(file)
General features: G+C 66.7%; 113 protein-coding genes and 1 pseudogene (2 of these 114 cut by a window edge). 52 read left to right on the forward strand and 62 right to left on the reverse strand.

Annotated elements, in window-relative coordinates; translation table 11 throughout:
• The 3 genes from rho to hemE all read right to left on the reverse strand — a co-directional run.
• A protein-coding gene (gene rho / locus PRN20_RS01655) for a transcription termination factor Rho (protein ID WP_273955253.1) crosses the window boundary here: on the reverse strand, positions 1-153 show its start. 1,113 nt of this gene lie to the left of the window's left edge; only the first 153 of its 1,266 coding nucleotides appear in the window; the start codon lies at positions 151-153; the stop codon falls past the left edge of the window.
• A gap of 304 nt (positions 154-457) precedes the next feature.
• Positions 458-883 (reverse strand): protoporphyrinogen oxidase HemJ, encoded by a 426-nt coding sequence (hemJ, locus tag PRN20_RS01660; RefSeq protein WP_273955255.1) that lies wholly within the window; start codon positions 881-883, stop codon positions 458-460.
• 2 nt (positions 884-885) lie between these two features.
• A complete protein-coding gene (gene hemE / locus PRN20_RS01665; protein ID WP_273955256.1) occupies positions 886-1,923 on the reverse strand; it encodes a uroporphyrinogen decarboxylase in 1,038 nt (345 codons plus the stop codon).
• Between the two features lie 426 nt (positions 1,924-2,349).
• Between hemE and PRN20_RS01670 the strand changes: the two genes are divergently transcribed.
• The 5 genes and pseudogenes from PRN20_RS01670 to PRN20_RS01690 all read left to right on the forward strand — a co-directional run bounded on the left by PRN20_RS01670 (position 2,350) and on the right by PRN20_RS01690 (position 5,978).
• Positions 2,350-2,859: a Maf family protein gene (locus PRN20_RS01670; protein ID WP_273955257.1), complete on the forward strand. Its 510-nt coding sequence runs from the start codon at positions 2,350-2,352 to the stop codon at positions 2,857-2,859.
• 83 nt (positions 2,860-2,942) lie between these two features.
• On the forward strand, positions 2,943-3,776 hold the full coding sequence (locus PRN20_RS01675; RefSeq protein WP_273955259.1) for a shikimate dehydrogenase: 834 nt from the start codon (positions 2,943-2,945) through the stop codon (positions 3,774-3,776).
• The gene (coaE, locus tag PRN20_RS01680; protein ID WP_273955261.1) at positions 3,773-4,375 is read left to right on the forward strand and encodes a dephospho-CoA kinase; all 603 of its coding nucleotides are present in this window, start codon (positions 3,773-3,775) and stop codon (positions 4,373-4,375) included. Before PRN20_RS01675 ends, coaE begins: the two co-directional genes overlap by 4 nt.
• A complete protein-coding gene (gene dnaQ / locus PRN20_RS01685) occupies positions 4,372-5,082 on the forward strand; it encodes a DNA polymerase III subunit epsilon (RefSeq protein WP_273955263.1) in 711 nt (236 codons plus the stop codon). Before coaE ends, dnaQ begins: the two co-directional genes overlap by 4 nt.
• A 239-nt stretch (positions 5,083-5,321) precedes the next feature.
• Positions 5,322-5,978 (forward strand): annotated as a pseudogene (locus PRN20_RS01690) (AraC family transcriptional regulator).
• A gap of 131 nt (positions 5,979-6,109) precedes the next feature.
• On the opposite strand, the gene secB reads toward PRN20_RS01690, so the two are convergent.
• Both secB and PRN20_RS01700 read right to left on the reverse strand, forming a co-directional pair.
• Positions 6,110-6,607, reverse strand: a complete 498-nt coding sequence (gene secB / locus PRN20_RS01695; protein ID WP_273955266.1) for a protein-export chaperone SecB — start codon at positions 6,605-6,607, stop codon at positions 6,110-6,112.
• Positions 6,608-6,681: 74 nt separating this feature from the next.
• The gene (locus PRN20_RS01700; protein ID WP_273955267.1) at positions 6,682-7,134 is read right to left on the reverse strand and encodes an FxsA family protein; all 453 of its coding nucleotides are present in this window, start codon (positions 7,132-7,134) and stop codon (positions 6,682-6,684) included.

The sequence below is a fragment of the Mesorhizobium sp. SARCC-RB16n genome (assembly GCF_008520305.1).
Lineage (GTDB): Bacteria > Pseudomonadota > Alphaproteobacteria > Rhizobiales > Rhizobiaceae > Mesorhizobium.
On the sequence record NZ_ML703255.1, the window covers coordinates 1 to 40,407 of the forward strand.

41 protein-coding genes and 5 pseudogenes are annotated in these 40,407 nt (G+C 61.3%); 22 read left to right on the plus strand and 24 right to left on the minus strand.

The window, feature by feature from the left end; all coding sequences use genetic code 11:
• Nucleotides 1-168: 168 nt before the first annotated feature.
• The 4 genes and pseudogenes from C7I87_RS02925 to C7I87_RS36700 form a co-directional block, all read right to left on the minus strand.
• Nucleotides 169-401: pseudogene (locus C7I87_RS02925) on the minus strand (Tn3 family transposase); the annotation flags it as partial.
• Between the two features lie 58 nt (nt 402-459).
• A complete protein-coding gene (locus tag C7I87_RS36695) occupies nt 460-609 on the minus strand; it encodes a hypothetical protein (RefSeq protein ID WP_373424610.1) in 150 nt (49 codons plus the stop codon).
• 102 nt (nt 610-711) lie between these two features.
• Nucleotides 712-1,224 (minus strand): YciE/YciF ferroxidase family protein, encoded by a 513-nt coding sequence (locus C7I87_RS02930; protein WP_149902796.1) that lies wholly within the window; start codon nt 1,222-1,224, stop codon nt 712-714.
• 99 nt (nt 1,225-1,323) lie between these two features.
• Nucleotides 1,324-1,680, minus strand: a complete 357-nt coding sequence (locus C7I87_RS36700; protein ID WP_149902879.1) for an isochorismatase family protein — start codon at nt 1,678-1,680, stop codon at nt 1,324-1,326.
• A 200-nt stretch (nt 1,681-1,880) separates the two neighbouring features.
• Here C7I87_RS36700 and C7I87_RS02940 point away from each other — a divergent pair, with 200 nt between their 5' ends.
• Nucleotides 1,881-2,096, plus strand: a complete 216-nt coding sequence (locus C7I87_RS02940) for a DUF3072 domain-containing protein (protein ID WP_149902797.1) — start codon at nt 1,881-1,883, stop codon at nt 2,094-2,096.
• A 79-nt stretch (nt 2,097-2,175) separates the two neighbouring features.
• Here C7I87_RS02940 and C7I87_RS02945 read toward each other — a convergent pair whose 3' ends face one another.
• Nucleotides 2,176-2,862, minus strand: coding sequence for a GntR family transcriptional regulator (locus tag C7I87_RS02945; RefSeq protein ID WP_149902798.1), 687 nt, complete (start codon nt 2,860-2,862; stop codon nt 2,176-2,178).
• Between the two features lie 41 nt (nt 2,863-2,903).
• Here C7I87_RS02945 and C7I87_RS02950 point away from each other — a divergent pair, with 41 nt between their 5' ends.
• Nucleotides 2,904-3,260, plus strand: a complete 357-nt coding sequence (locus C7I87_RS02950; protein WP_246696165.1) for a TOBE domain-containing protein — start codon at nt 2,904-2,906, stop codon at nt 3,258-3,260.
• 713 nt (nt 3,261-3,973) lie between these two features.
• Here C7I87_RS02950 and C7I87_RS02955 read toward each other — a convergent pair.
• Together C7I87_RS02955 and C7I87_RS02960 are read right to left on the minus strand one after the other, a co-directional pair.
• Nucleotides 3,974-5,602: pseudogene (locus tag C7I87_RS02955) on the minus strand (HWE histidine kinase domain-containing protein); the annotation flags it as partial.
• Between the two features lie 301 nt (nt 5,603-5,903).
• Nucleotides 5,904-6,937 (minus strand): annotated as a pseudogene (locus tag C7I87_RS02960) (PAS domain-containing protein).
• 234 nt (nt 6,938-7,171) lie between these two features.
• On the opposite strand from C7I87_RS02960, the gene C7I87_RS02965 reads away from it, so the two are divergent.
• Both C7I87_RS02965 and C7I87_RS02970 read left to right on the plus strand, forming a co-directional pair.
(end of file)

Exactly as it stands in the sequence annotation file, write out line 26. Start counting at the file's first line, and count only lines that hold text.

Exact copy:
Lineage (GTDB): Bacteria > Pseudomonadota > Alphaproteobacteria > Rhizobiales > Rhizobiaceae > Mesorhizobium.